New York City Marathon– #10 is done!

What can I say about New York City Marathon?!  I have run 10 marathons, and this was by far the best experience I have ever had despite the worst conditions…

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The weather was predicted to be bad, so I changed up my outfit at the last minute.  The high was going to be 48, low in the 30s, and at race start it was in the middle-40s.  I opted for arm sleeves, tights, and compression sleeves (for my legs).  I wore my Half Fanatic shirt I earned in February.

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Let me start this story of what New Yorkers are really like.  We walked to the Italian restaurant near our hotel in Hell’s Kitchen/South Times Square.  It was cold and raining (not like Florida rain).  We came upon some NYU fans that were tailgating during Saturday’s game.  They struggled to get carry the wet 24-packs of Bud Light into a car in the Fabric District.  We offered to help, being the good people that we are.  In exchange for our help, they gave us a 24-pack of beer.  I told them that we couldn’t accept as I couldn’t drink tonight, but they insisted it was good carbo-loading!

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The Start- 3 miles

The morning of the race, I stood for nearly 2 hours at the foot of this bridge.  It was cold.  About 30 of us huddled next to a diesel generator, and breathed in the foul exhaust, but hey it was warm compared to where other runners were.  I had a few old sweatshirts on.  It was in the 40s, with 40 knot winds.  The bridge pictured is the Verranzo Narrows Bridge from Staten Island to Brooklyn.  It is 3 miles long, and the 40 kt winds flew across the bridge.  There were literally hundreds of hats and beanies that flew off of peoples’ heads as they ran on that bridge.  It is three stories, so 50,000 people crossed that bridge to get to the other side.

Mile 3-10

After you run across the bridge, you enter into Brooklyn.  I heard the fans while we were on the highway, as soon as I got to mile 4, I heard them.  Brooklyn-ites were 5 people deep on the sidewalk.  I would give high fives to kids, only to have 6-7 more hands outstretched.  The fans were wonderful.  The cheering made you feel like a superstar.  I understand now what sports stars feel when their fans cheer them on.  It chokes me up just thinking about all the wonderful people who had sacrificed their Sunday to come cheer for us.  One kid cracked me up at around mile 8, he called me “Mama-cita,” it was so cute.

Mile 10-12

We made it to Williamsburg North.  This was one of the oddest places I have run.  Unlike Brooklyn, with full streets, there were very few people out cheering.  The neighborhood was an Orthodox Jewish neighborhood.  We saw Rabbis, and a few women dressed in black with their children rushing to get out of the wind, or to get away from us runners.  It was so quiet comparatively speaking to Brooklyn.  The signs in the neighborhood were all in Yiddish, even the signs announcing the marathon.  The borough didn’t seem to really know, or understand, why we were there.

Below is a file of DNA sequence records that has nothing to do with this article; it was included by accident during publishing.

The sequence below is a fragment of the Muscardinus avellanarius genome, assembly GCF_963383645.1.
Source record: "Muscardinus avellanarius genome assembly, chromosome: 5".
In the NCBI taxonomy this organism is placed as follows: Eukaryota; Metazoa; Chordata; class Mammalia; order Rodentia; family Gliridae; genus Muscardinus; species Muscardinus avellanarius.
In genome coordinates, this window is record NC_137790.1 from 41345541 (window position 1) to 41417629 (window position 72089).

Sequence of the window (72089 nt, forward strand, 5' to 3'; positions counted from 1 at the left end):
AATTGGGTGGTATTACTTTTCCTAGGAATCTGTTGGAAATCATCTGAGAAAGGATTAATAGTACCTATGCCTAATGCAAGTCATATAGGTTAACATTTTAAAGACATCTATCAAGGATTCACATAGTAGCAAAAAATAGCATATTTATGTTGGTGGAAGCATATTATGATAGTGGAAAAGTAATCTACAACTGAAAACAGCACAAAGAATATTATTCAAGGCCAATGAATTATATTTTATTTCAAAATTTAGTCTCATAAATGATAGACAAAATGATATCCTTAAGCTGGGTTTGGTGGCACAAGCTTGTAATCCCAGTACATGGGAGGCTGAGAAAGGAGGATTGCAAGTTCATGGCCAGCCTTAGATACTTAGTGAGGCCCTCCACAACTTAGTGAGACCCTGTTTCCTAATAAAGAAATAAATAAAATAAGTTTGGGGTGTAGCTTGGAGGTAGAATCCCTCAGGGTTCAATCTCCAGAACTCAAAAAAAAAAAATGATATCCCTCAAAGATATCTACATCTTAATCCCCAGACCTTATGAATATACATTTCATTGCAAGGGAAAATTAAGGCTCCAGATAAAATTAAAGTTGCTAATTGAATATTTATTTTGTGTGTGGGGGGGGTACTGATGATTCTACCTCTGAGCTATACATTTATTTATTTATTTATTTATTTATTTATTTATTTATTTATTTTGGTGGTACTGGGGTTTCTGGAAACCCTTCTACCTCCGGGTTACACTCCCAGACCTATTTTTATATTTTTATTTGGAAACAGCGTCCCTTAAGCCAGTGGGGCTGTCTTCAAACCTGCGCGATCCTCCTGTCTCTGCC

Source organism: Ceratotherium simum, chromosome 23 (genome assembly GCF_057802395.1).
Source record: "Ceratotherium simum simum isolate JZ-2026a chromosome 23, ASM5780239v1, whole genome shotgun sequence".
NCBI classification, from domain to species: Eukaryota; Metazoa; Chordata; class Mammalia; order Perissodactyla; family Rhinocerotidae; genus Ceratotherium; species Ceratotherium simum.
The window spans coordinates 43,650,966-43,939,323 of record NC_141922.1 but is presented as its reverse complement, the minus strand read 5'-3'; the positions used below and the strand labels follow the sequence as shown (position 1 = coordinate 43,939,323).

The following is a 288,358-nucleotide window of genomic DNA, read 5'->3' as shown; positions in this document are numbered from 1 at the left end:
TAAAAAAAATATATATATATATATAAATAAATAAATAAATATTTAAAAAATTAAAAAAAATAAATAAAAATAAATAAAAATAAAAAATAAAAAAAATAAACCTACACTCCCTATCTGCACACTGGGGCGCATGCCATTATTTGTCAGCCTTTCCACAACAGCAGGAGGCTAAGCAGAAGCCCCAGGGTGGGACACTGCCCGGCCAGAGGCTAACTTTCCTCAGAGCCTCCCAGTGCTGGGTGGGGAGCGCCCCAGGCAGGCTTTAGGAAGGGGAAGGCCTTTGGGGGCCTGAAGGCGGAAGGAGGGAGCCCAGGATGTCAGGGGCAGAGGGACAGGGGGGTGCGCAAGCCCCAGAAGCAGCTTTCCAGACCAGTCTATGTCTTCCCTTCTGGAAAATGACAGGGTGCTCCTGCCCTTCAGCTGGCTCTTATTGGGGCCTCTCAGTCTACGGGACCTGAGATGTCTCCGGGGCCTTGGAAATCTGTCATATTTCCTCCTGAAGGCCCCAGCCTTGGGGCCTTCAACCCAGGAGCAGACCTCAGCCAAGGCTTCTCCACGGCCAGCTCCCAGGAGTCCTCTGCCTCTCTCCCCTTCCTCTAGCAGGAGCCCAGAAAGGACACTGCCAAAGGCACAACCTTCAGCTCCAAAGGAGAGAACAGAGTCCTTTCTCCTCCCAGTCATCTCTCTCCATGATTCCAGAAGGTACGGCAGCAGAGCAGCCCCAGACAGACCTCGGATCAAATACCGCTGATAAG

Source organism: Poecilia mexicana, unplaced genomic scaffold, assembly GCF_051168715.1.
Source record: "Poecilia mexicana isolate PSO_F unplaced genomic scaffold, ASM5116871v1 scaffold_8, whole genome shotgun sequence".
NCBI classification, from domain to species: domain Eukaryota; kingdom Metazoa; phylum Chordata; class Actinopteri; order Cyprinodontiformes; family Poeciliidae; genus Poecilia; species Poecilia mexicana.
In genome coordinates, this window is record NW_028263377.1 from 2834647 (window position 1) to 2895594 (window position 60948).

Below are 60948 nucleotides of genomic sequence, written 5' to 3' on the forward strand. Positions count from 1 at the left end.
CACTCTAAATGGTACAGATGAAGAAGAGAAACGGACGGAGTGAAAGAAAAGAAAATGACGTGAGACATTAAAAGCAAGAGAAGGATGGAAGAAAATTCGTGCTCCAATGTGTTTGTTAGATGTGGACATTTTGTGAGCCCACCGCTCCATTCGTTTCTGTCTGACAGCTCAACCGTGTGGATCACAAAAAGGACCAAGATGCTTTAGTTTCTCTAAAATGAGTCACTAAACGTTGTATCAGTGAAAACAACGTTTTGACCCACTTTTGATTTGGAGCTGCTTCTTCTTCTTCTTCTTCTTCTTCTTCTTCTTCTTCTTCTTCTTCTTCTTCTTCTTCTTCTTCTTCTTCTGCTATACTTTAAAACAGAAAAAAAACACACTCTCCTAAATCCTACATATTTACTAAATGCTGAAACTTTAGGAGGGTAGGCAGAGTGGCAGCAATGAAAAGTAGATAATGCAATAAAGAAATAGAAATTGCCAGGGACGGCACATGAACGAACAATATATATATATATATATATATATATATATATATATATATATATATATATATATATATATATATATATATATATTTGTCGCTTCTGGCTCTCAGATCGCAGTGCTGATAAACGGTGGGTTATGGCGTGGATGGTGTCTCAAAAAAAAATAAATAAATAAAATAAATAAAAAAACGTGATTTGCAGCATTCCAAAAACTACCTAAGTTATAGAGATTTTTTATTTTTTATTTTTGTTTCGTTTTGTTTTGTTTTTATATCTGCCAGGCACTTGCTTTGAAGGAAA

Mile 12-15

I was still going strong at this point.  I felt pretty good, I could feel my hip, but it wasn’t bad.  We got to mile 15, and was informed by the volunteers that we were about to hit the Queenboro bridge, and there was no water stops on the bridge.  This bridge had multiple stories, we were running along the bottom story, and I lost my GPS signal there.

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I had to stop and get a picture of Manhattan as we crossed the Queensboro bridge.

Mile 15-20

I still felt good at mile 15-16, while we entered into Queens.  I was starting to feel sore at around mile 19, and mile 19.5, I had to stop and walk.  I was at around 3:30 hours at this point and new that if I walked, I would finish around 5:30.  It was hard to walk, I had wanted this to be my best time, but I decided that it was better to finish and have pride that I finished the race, than to push it, and maybe get a DNF at mile 20.

Mile 20-26.2

At mile 21, I saw Shane for the first time since he had dropped me at the bus stop at Bryant Park.  He said I looked cold, I was cold, so he gave me a sweatshirt to wear.

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This inspired me to run.  I started to run, and Shane sprinted ahead of me for a few miles to get pictures.  We were separated for a time while I ran through the finish in Central Park.

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5 hours later I got this!  We walked about a mile to get out of the finish line.  It took me about 45 minutes to find Shane again, and we walked back to the hotel.  I was cold, sore, and tired.  During marathon night I felt well enough to walk to 30-Rock, and ate at one of the best steak-houses in the United States.  We enjoyed a 5-star meal, and a tour of Rockafeller plaza.  It is amazing that a few days after we left the tree arrived.  During our 5-day tour of NYC, I took over 1,000 pictures, that I am still going through to this day, and I look forward to sharing those with you.

Post-Race

We came home from New York completely fried.  I have yet to unpack.  I went to the doctor, because the injury was making me nervous.  The good news is that this is not sciatica issue, and that it’s probably a pulled muscle due to over-compensation.  The bad news is that the injury is related to plantar faciitis.  I will be off my feet for a few weeks, until my muscle straightens itself out.  I’m already signed up for my next half-marathon and marathon.  I will be running The Biggest Loser Half Marathon in Panama City over Christmas, and 26.2 With Donna in February.

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